This was the first time we coordinated with the JBLM to bring veterans to the symposium for a few days so they could experience the healing and meditational aspects of our craft. Rick Johnson was instrumental in sparking off the collaboration between our groups, and Dan Michael came up to give focused instruction. We also rolled out a new pinning and sleeving station this year – Pat Barton and Dan Colvin both built some sturdy tables for the core drills and during the afternoons Dan and dedicated work study folk helped pin a wide variety of sculptures and bases.
Speaking of work study folks, we had a grand total of sixteen work studies and three scholarships funded from the auctions last year – what a fantastic crowd of enthusiastic, hardworking people! The auctions this year, coordinated by Monika Hawkinson, raised over $14,500 so we can do that again next year! For the stone auction, we had a bunch of cut-offs from Will Robinson and a generous lot of stones and tools from Arliss Newcomb. Additionally, Gus Schairer brought a table-full of donated power tools and accessories, some for the Dojo and some for the auction. The Dojo, by the way, is our new name for the Beginner’s Tent, as it is far more apt for what that space provides to the symposium. Tamara Buchanan and Grant Bowman set up a Tool Room there this year to better manage the growing selection of tools that are available for newcomers and seasoned carvers alike.
This year I got to experience the jade tent for the first time, and was so impressed by the hard work of Deborah Wilson, Steve Sandry, and Julianne Kohn in keeping that area running and sharing their knowledge with everyone working there. Deborah and Dale Blankenship both shared slideshows of their work in jade during the week, as did Tom Small of his most recent work in glass and stone mixed media. Our scholarship exchange student from the California Sculptors Symposium, Karen Cope-Swatton and Ben Mefford, who attended CSS as our exchange this year, gave a presentation on that symposium and her innovative figurative work. And then we had a rousing geology lecture by Trevor Contreras and Michael Yeaman gave an overview presentation of the “Elements of Sculpture” book as featured in a weekend intensive on Orcas Island earlier this year.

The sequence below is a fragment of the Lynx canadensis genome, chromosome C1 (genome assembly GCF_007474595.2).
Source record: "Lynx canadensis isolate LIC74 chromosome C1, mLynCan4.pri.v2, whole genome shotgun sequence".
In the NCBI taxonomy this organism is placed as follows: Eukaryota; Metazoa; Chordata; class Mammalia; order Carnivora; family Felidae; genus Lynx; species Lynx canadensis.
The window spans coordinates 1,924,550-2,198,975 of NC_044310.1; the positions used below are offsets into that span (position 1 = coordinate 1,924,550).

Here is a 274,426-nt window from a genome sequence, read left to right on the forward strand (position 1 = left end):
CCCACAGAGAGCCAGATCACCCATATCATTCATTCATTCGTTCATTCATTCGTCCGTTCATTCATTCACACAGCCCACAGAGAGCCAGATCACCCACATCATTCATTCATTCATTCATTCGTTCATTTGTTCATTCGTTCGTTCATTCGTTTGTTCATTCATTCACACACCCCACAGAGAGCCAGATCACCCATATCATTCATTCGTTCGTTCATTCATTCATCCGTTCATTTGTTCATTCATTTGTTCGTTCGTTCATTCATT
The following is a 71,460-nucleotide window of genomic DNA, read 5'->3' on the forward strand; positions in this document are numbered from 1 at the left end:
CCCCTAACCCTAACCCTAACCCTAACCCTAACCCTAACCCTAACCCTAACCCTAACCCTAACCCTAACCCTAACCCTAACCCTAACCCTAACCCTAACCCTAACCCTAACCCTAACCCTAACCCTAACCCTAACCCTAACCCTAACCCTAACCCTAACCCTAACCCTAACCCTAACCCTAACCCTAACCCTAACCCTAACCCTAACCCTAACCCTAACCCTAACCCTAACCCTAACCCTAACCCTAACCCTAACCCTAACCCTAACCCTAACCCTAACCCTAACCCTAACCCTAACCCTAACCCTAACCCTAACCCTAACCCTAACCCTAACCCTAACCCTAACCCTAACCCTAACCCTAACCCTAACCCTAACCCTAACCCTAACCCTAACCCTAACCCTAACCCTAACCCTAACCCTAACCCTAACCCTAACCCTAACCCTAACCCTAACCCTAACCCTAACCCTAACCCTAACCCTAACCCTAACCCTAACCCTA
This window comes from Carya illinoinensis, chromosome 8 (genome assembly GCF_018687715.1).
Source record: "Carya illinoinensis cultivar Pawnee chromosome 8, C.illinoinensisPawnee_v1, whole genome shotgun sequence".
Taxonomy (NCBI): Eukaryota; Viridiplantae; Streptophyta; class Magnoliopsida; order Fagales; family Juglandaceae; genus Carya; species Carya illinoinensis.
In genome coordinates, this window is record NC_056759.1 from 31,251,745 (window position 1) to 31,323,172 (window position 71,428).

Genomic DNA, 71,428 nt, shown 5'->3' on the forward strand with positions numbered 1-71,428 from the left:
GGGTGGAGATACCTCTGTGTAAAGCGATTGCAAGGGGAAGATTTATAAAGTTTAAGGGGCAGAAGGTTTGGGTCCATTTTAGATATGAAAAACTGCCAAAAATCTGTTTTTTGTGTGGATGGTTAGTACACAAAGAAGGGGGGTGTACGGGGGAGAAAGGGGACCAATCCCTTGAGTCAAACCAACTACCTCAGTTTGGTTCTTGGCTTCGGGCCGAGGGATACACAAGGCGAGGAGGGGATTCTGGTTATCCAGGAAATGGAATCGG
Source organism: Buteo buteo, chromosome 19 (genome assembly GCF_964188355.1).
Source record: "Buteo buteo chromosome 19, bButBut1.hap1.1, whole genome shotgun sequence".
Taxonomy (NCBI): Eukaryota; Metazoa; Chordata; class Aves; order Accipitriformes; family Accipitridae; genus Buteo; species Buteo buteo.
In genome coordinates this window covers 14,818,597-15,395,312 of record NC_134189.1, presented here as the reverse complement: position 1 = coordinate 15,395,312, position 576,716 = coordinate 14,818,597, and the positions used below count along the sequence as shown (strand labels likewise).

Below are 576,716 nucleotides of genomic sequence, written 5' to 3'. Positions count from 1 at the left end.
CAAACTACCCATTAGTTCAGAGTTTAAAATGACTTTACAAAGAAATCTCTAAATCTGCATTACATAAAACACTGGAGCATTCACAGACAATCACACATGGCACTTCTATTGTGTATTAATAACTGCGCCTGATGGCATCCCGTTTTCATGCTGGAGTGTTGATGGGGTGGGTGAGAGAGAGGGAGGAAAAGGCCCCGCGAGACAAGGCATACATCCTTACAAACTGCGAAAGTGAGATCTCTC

Of course, then we have the huge contributions from our symposium staff. Pat Barton and Renee Roberts each put in so much time and effort in making Camp a great experience for everyone. Pat’s contributions to the field (and the auction this year via the Pat Barton Fanclub Coffee Mugs courtesy of John Lafortune and Therese Kingsbury) are integral to the success of this event. Renee puts in so much work as registrar, keeping track of hundreds of threads to pull together, and with Barbara Davidson on her team, they keep all the registrations and financials running smoothly. John Lafortune as the announcer/emcee is spot on. I love working with these people and am so happy you all allow me to do this job!
We all had such a wonderful time carving, learning, communing, laughing, swimming, dancing, carving some more, and then carving again. I’m already looking forward to 2019.
Cyra Jane Hobson
REGISTER FOR THE PILGRIM FIRS 2018 INTERNATIONAL STONE CARVING SYMPOSIUM!
Members register on-line by May 31st receive $100 Discount off full time rate at check-out.
It’s our second year at the Pilgrim Firs Camp and Conference Center in Port Orchard, Washington. Last year, our inaugural camp there, we started the week with something like 70 people registered and once word got out that the place was magical for us, more and more carvers arrived and descended upon the field and the energy grew and grew, making for one of the best symposiums in years! The trees! The more intimate field! The lake! The food! The campfire by the lake! We all loved it and I know so many of us are excited to return.
For our guest artists this year we have Candyce Garrett joining us from New Mexico. Candyce works in monumental granite and other hard stones, giving them lightness and life through implied motion. She’ll be demonstrating surfacing techniques, chainsaw usage, and a whole slew of other useful things. Many of us know her already and every time I’ve talked to her, she is just ecstatic about coming up here to Pilgrim Firs to share the week with the awesome members of the NWSSA (that would be you!).